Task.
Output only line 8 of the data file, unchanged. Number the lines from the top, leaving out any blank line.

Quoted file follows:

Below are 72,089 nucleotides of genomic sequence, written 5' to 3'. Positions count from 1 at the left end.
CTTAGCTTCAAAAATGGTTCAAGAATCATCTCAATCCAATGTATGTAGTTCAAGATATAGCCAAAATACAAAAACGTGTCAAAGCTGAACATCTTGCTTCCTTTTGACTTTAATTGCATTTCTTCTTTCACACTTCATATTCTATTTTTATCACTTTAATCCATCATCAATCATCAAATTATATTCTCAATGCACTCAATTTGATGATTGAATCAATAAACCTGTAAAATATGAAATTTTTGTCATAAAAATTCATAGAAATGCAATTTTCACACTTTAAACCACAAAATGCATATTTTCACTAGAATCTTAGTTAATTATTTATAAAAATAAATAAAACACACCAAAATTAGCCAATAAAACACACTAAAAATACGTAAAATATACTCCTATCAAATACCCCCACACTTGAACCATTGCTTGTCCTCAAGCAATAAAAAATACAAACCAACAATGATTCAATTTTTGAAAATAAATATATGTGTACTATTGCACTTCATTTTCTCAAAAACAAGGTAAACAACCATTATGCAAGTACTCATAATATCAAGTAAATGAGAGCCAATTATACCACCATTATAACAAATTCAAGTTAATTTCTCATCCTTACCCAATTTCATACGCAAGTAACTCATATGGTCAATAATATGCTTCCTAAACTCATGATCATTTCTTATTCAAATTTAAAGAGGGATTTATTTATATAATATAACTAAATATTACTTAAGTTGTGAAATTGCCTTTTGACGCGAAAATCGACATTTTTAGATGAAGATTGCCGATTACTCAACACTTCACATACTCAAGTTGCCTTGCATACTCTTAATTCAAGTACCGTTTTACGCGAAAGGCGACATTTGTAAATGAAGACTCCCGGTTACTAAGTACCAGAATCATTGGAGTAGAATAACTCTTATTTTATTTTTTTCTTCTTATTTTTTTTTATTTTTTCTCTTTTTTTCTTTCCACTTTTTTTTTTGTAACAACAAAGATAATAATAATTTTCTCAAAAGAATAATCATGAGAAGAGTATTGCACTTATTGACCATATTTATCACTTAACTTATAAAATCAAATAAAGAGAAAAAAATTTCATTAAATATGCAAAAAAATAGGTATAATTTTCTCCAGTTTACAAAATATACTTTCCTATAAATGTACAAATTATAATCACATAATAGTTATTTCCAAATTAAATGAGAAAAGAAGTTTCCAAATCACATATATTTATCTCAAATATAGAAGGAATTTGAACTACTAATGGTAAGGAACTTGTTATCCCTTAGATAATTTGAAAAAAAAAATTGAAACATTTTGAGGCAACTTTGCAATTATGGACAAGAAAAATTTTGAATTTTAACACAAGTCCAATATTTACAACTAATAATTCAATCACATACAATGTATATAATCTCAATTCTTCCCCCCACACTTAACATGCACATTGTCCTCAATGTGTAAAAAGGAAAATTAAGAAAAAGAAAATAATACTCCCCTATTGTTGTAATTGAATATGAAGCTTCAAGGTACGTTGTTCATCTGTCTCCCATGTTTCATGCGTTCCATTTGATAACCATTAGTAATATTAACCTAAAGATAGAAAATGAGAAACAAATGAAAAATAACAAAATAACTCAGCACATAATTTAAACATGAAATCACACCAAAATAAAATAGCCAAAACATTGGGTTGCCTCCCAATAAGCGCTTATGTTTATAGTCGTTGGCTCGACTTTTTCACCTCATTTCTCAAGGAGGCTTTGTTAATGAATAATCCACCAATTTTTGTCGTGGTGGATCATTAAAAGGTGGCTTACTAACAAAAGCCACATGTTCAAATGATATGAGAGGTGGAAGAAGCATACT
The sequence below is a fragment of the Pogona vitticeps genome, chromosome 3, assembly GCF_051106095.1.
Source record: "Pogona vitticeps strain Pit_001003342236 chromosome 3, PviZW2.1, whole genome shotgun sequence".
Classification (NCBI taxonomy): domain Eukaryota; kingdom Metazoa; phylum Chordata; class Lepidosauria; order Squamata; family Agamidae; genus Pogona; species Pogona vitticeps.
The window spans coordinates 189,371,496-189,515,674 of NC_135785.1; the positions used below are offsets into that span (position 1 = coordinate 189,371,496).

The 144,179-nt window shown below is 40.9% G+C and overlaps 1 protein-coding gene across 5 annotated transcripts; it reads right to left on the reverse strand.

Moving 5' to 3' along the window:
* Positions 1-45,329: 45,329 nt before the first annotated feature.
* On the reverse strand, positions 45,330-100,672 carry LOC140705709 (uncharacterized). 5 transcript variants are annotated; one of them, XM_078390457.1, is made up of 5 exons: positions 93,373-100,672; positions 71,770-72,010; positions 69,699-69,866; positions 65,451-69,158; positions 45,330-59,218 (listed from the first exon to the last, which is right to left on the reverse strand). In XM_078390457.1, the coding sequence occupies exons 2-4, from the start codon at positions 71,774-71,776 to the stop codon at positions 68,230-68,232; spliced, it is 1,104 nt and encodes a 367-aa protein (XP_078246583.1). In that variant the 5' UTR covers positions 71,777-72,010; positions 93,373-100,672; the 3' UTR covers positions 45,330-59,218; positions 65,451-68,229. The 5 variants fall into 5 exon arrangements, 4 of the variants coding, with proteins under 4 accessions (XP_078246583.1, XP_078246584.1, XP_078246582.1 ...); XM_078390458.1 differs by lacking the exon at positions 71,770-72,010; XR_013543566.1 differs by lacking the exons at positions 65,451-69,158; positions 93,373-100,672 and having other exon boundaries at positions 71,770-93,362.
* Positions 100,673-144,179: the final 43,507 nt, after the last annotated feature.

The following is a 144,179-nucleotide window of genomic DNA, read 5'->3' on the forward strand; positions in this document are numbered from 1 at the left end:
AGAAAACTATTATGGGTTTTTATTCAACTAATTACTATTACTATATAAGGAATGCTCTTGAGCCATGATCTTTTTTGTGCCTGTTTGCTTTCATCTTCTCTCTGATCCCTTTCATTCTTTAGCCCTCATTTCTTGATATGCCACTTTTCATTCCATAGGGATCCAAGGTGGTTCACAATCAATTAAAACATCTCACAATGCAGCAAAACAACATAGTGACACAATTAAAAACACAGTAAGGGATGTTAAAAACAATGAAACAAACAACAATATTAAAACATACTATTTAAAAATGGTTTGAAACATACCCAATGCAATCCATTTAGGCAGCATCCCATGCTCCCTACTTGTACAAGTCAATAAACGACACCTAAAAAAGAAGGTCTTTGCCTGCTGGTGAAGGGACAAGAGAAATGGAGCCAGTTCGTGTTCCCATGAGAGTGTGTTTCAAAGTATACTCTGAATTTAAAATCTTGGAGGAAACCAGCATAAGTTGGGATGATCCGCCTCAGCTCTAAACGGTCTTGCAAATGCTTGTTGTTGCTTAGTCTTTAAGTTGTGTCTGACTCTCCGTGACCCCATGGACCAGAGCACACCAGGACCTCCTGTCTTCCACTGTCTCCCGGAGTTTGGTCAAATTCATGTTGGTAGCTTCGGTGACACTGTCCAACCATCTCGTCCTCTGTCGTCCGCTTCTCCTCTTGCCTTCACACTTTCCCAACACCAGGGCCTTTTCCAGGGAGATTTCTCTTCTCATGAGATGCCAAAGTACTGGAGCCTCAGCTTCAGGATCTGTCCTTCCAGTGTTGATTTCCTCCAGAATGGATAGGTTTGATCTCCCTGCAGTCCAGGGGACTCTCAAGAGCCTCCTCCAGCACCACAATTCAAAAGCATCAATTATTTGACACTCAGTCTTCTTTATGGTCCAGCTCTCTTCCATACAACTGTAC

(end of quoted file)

Moving 5' to 3' along the window: